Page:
airport_transferbarbathtubbusiness_facilitieschild_activitieschildcareconnecting_roomcribsfree_wifigymhot_tubinternetkitchennon_smokingpetpoolresturantski_in_outski_shuttleski_storagesmoking_areaspastar
Sign In
© Janeanne Gilchrist
© Janeanne Gilchrist
Save to wishlist

Scottish Underwater Photographer Finds What Appears to Be Aliens Under the Sea

Picture of India Irving
Social Media Editor
Updated: 9 May 2018
Things are not always what they seem, and this is definitely the case when it comes to these trippy underwater photos!

Underwater photography of the third kind

Freediver and photographer Janeanne Gilchrist can hold her breath up to 45 feet beneath the surface of the waves, and what she sees down there is truly mind-blowing.

© Janeanne Gilchrist
© Janeanne Gilchrist

In a recent photo series, the Scottish artist and image maker has captured what look like actual aliens, but upon closer look are something much more dismal: rubbish and debris. From a plastic bag to fishermen’s ropes, the images are both beautiful and haunting.

© Janeanne Gilchrist
© Janeanne Gilchrist

Rorschach test

Janeanne actually describes her work as akin to a Rorschach test, a psychological examination where subjects analyse ink blots describing what they see. In a similar way, she believes the photographs come across differently to viewers depending on their mindset at the time of viewing them.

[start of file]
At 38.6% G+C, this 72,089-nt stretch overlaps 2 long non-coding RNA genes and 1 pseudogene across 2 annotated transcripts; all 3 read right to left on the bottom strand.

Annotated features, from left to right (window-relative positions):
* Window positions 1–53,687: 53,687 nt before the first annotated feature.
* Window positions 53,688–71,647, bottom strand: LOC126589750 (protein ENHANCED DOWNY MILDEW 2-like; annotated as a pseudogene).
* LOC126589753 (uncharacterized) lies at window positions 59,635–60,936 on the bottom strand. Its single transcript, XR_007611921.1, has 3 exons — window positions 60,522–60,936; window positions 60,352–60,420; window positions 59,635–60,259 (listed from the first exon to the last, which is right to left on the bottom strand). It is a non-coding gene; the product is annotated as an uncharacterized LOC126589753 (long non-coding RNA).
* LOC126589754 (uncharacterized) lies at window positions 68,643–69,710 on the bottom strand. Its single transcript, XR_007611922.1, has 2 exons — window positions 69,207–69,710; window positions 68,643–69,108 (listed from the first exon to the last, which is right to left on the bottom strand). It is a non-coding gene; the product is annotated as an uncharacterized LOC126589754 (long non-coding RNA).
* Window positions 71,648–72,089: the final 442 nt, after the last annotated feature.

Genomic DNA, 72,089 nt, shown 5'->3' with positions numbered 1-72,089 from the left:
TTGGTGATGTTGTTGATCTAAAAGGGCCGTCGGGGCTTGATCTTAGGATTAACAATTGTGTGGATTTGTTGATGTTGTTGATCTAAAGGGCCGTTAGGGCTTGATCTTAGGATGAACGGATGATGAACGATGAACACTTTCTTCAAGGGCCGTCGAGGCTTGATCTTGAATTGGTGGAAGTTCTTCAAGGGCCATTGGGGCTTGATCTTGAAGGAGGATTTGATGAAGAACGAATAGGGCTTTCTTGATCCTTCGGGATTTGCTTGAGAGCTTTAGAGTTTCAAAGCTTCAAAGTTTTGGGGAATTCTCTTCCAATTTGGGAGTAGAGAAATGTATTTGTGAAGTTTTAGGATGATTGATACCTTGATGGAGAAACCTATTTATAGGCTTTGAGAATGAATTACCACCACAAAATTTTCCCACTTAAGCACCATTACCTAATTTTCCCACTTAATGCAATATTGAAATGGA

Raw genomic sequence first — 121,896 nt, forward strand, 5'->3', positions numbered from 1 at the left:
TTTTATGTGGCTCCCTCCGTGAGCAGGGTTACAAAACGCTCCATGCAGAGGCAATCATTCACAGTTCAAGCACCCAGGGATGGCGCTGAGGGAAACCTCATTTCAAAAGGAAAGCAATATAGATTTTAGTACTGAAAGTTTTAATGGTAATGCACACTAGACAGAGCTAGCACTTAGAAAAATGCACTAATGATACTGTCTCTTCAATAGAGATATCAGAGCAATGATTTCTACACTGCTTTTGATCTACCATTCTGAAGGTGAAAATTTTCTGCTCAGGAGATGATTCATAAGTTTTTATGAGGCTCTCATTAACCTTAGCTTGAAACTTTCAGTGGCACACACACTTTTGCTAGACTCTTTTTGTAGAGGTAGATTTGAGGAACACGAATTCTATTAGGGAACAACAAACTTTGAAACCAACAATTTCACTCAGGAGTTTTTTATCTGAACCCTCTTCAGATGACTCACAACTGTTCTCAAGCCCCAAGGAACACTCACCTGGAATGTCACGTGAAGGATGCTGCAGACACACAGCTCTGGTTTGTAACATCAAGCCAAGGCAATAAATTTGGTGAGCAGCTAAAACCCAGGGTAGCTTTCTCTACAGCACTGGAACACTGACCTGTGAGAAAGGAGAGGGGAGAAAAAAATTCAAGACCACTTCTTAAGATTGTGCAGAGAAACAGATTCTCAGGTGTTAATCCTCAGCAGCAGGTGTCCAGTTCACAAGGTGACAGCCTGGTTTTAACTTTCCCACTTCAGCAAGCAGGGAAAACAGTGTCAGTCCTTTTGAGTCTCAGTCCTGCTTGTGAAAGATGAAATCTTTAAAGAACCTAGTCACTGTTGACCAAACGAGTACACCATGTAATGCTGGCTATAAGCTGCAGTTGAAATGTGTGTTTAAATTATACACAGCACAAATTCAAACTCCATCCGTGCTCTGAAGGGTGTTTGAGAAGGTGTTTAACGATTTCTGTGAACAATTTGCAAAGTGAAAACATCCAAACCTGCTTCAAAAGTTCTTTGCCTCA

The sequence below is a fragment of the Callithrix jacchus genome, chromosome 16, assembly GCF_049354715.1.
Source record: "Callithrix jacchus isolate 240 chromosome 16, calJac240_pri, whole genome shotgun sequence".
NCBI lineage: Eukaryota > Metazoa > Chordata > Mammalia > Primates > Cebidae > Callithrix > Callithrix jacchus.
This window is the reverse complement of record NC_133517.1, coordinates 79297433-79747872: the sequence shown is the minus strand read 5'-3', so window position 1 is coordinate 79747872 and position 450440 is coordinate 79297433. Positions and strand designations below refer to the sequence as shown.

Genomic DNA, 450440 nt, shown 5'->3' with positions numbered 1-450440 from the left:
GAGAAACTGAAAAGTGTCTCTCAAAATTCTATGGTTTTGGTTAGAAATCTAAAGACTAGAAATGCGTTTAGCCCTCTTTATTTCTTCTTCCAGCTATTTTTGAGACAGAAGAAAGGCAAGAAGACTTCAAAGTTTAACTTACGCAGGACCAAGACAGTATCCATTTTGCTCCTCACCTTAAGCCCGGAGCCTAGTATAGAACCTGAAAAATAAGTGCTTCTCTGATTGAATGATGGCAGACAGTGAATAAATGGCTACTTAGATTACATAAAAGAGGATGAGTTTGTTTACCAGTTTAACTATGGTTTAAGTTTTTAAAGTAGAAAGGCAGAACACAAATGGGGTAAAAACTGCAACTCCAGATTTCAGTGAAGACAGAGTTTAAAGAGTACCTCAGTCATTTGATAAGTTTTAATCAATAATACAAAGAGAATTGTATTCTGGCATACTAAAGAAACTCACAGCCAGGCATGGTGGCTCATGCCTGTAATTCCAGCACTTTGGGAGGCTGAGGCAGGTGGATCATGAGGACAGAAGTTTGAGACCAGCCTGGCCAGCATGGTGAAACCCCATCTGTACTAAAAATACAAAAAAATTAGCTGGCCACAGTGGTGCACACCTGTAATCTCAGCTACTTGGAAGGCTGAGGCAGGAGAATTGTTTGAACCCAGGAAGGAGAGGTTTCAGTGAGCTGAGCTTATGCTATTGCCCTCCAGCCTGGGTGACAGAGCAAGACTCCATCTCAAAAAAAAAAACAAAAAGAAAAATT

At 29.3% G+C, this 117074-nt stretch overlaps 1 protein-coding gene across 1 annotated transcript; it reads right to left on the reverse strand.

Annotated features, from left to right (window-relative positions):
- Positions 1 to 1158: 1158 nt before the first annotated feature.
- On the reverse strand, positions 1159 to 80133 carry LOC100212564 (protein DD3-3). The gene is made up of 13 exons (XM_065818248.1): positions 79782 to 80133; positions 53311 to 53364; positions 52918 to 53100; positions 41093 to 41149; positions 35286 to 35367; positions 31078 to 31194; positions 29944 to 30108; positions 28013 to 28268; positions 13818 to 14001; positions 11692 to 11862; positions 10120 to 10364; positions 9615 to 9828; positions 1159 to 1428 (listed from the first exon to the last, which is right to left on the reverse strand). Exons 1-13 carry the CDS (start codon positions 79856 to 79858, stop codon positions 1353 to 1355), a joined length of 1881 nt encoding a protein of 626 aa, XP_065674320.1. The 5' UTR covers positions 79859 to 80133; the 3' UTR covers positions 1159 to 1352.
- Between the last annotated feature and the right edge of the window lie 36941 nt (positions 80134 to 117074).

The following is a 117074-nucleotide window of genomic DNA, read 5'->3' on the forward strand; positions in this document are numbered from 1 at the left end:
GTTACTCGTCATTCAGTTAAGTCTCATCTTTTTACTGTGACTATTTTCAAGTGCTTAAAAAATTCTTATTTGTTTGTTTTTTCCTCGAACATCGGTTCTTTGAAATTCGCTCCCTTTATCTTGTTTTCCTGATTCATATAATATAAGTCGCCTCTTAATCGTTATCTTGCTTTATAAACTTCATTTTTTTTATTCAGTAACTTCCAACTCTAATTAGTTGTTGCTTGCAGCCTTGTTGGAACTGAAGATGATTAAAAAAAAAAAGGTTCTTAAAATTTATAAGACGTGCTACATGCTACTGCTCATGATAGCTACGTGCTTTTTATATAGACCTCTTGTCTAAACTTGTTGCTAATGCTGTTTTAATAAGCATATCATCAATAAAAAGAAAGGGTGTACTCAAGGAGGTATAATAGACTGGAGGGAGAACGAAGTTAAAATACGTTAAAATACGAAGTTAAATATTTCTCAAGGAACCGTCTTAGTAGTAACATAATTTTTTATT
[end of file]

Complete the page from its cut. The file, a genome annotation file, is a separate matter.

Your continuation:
© Janeanne Gilchrist
© Janeanne Gilchrist

Truly one-of-a-kind, she describes her process as trying to ‘capture something that’s never going to be in the same location, same light, same position, ever again’.

Photographing while freediving, taking one breath only and holding it underwater, is no easy feat. She explains: ‘I have to get to the place, to compose the shot, to manoeuvre myself around it, to get what I need and come back up, all the time focusing on how much air I have got in my body.’

© Janeanne Gilchrist
© Janeanne Gilchrist

Pollution becomes art

The fact that Janeanne photographs pollution-based components that have made their way into the natural habitat adds a layer of complexity to her images, begging the question of why the waste is in the water and what we can do to change this in the future.

The irony of the rubbish looking so beautiful is of course not lost on the Edinburgh-based artist. ‘People have become quite numb to photos of piles of waste. These images are created to last longer and I want people to have these discussions.’

© Janeanne Gilchrist
© Janeanne Gilchrist

Want more unusual sights? Then visit our article on adventurous things to do in Scotland.